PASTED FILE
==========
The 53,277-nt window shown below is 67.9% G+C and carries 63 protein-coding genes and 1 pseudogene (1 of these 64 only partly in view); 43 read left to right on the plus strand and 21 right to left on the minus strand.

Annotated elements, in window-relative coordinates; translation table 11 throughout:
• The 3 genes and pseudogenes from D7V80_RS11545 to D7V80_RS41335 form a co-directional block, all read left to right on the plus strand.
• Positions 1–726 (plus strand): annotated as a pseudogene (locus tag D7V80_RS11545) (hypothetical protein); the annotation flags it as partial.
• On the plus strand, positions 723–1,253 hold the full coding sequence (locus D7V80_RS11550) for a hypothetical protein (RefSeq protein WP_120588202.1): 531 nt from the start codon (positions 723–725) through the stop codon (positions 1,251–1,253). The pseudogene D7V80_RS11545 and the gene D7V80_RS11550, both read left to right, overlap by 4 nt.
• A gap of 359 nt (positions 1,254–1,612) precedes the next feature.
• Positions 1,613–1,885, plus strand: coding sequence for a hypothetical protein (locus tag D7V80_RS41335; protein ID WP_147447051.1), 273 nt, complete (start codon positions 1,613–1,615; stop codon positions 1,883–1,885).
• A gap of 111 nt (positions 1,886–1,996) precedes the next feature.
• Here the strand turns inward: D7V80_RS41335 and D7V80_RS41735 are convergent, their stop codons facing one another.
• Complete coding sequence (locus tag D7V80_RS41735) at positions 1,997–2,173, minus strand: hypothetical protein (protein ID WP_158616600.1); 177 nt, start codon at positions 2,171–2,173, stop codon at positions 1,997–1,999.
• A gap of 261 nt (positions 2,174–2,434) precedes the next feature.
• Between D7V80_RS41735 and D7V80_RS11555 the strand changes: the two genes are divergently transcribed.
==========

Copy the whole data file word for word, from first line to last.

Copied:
The 53,277-nt window shown below is 67.9% G+C and carries 63 protein-coding genes and 1 pseudogene (1 of these 64 only partly in view); 43 read left to right on the plus strand and 21 right to left on the minus strand.

Annotated elements, in window-relative coordinates; translation table 11 throughout:
• The 3 genes and pseudogenes from D7V80_RS11545 to D7V80_RS41335 form a co-directional block, all read left to right on the plus strand.
• Positions 1–726 (plus strand): annotated as a pseudogene (locus tag D7V80_RS11545) (hypothetical protein); the annotation flags it as partial.
• On the plus strand, positions 723–1,253 hold the full coding sequence (locus D7V80_RS11550) for a hypothetical protein (RefSeq protein WP_120588202.1): 531 nt from the start codon (positions 723–725) through the stop codon (positions 1,251–1,253). The pseudogene D7V80_RS11545 and the gene D7V80_RS11550, both read left to right, overlap by 4 nt.
• A gap of 359 nt (positions 1,254–1,612) precedes the next feature.
• Positions 1,613–1,885, plus strand: coding sequence for a hypothetical protein (locus tag D7V80_RS41335; protein ID WP_147447051.1), 273 nt, complete (start codon positions 1,613–1,615; stop codon positions 1,883–1,885).
• A gap of 111 nt (positions 1,886–1,996) precedes the next feature.
• Here the strand turns inward: D7V80_RS41335 and D7V80_RS41735 are convergent, their stop codons facing one another.
• Complete coding sequence (locus tag D7V80_RS41735) at positions 1,997–2,173, minus strand: hypothetical protein (protein ID WP_158616600.1); 177 nt, start codon at positions 2,171–2,173, stop codon at positions 1,997–1,999.
• A gap of 261 nt (positions 2,174–2,434) precedes the next feature.
• Between D7V80_RS41735 and D7V80_RS11555 the strand changes: the two genes are divergently transcribed.